In his petition for a rehearing the appellee asserts that we are in error in holding that the extension of the increased benefits, provided by the 1947 amendment, to him and all other similarly situated would result in the retrospective application of said amendment to past transactions and create new obligations in reference thereto. He assigns several reasons for this position all of which are predicated upon the proposition that, by the 1947 amendment, the state offered him a new contract which he accepted by discharging the obligations entailed by the offer and therefore is entitled to its benefits. That the state was free to offer him increased benefits upon his assumption of additional obligations and he was free to accept *450 or refuse such offer. That he voluntarily accepted it and his contract, negotiated under the Act of 1941, before its amendment, was modified by mutual consent of the parties and no question of impairment is involved. We concede the soundness of this argument if the 1947 amendment constitutes an offer of a new or modified contract to him and others similarly situated.

So far as is pertinent to a decision of this controversy the act of 1941 concerns itself entirely with active field examiners. It makes no pretense of providing for those who were formerly in the employ of the department. The legislature recognized this by passing a supplemental act in 1945 whereby ex-field examiners could be reinstated and become members of the retirement plan. Acts 1945, ch. 118, p. 248; Burns' 1943 Replacement (1949 Supp.), § 60-246a. The 1947 amendment left this supplemental act undisturbed and did nothing more than increase the benefits provided by the original act for active field examiners upon their retirement, provided they made specified additional contributions to the retirement fund. The amendment in no way changed the nature of the original act and it is still an act pertaining to active field examiners and providing for certain benefits upon their retirement. Thus it is apparent that, unless it be through some theory of statutory construction, the offer of a new contract, which the appellee says the amendment constitutes, was not made to him as admittedly he was not a field examiner when the offer was made. Obviously if the appellee is to be brought within the purview of the amendment it must be on this theory: The 1941 act as amended in 1947 offers new or modified contracts to field examiners. Although he is not a field examiner now he was such in 1941. As the amended act speaks as though it were originally written as amended, the new offer contained *451 in the amendment includes him because he was a field examiner when the original act was passed.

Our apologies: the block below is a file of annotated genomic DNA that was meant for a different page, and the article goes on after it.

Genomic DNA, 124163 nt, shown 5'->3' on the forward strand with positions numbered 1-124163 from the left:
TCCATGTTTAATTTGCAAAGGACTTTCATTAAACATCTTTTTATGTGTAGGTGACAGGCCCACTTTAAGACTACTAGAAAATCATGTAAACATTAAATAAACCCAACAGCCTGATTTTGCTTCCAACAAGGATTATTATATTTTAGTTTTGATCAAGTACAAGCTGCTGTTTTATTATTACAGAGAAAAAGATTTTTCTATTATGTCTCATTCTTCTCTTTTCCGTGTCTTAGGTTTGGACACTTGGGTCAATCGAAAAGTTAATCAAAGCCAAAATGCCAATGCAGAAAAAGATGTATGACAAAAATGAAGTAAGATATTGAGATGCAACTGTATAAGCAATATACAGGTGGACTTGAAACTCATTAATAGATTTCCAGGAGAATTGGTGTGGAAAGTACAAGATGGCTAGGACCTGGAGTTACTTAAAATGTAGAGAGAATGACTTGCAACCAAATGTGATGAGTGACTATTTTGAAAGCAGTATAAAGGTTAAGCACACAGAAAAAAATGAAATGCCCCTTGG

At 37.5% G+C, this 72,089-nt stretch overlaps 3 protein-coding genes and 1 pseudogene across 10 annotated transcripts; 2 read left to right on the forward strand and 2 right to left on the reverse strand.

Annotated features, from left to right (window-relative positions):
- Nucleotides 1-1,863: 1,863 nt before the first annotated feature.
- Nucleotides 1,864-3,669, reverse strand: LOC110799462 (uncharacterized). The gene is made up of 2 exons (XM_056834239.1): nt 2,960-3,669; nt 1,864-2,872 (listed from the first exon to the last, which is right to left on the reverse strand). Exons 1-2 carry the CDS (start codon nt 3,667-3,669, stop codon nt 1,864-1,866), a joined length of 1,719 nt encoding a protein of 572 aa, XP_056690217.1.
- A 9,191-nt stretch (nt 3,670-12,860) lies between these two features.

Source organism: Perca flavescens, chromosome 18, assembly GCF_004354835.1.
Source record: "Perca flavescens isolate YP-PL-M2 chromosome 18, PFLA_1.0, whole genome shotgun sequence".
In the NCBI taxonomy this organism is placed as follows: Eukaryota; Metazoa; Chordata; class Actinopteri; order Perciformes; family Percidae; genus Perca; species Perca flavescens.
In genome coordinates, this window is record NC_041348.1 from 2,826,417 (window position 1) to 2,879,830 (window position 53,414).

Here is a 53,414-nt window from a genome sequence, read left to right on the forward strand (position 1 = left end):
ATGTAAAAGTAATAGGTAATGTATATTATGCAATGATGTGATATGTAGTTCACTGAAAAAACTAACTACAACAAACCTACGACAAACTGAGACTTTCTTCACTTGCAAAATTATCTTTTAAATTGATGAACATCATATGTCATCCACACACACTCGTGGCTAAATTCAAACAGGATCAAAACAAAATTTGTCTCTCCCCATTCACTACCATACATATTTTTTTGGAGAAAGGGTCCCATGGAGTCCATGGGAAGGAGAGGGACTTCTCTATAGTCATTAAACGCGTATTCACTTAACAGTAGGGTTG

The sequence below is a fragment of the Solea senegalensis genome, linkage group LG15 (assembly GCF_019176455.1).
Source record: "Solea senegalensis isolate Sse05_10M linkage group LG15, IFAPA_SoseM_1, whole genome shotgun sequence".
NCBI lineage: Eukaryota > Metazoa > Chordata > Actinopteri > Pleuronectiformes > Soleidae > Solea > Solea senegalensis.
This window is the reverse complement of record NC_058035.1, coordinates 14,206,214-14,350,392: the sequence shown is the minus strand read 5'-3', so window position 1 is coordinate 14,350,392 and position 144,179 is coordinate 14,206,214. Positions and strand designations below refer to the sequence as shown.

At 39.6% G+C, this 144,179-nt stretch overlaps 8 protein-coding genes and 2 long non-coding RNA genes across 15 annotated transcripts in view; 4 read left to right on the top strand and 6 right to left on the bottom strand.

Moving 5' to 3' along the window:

We adhere to our original pronouncement that such a construction of the statute involves the retrospective application of the amendment with the result that intervening transactions and their obligations are disturbed. We do not say that the state, through the legislature, could not offer to change its contract with the appellee even though, in so doing, it assumed additional obligations. We do say, however, that it must do so through legislation that indicates such purpose and if the same is doubtful the question must be resolved through principles of statutory construction. In our opinion the 1947 amendment makes no such offer except through retrospective application to a situation which the legislature has indicated no intention to disturb.